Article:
In the embodiments of FIGS. 1 and 2, the combustor 14 also has a second convector 78 spaced apart from the second liner 68. The second convector 78 has a first end portion 80 and a second end portion 82 spaced a defined distance 84 from the first end portion 80. The second liner 68 is disposed between the combustion zone 18 and the second convector 78. A second defined volume 86 is disposed between the second liner 68 and the second convector 78. The second defined volume 86 has a first end portion 88 and a second end portion 90 spaced apart from the first end portion 88. In the embodiment of FIG. 1, the second convector 78 has a central axis 92 that is generally the same as the central axis 20 of the combustor 14 and the central axis 76 of the second liner 68. However, in other embodiments, such as a tubular combustor with multiple cans, the central axis 92 of the second convector 78 may not be generally the same as the central axis 20 of the combustor 14. Also, in other embodiments the central axis 92 of the second convector 78 may not be generally the same as the central axis 76 of the second liner 68.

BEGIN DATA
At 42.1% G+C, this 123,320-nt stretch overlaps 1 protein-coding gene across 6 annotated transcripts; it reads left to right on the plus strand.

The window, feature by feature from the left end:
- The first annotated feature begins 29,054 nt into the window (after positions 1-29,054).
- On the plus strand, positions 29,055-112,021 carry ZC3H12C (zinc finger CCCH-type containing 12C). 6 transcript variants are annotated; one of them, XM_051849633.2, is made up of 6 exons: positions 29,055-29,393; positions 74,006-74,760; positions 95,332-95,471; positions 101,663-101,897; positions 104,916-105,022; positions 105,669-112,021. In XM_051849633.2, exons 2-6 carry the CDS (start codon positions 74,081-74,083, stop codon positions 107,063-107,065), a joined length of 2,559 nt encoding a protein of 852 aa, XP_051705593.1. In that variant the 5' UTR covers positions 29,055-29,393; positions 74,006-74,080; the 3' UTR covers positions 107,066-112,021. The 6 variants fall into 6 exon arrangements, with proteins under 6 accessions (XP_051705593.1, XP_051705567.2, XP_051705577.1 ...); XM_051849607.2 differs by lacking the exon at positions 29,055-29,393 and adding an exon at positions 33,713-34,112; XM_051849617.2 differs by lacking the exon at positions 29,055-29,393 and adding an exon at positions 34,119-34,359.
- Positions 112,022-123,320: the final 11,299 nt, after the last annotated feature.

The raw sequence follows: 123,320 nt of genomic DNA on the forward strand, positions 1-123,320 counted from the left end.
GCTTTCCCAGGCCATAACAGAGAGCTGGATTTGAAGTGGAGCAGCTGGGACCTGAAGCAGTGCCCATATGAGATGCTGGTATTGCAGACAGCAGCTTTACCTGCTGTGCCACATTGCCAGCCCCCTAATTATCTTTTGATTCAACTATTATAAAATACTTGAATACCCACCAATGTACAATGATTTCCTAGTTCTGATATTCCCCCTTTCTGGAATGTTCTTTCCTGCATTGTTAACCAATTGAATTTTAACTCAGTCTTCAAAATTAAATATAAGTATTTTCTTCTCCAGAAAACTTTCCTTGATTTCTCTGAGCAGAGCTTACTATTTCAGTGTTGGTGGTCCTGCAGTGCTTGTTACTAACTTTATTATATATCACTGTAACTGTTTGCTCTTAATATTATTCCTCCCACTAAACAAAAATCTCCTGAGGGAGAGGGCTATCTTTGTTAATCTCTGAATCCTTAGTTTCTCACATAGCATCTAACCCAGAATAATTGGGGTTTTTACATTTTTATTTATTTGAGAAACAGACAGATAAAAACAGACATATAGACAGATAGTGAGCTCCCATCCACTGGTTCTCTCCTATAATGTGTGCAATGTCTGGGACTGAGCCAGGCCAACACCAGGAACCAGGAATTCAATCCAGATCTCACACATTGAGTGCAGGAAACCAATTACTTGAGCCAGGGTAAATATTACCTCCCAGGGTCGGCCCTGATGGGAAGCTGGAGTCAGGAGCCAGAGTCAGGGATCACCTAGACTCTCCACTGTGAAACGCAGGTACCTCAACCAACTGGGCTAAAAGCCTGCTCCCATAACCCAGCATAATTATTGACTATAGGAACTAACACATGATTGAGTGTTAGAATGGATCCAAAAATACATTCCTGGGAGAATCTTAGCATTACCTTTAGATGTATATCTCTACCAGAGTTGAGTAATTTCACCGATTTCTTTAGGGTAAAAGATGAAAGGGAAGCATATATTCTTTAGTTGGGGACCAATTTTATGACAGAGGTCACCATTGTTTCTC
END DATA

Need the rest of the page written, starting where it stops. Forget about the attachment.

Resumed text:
In the embodiment of FIG. 2, the combustor 14 has a second plurality of passages 94 positioned between the second liner 68 and the second convector 78. In FIG. 2, the second plurality of passages 94 are formed by at least one wall 96. Other features of the second liner 68, second convector 78, second plurality of passages 94, and the at least one wall 96 forming the second plurality of passages 94 are similar to those features set forth above of the first liner 22, first convector 30, plurality of passages 46 and at least one wall 52 forming the plurality of passages 46.

Industrial Applicability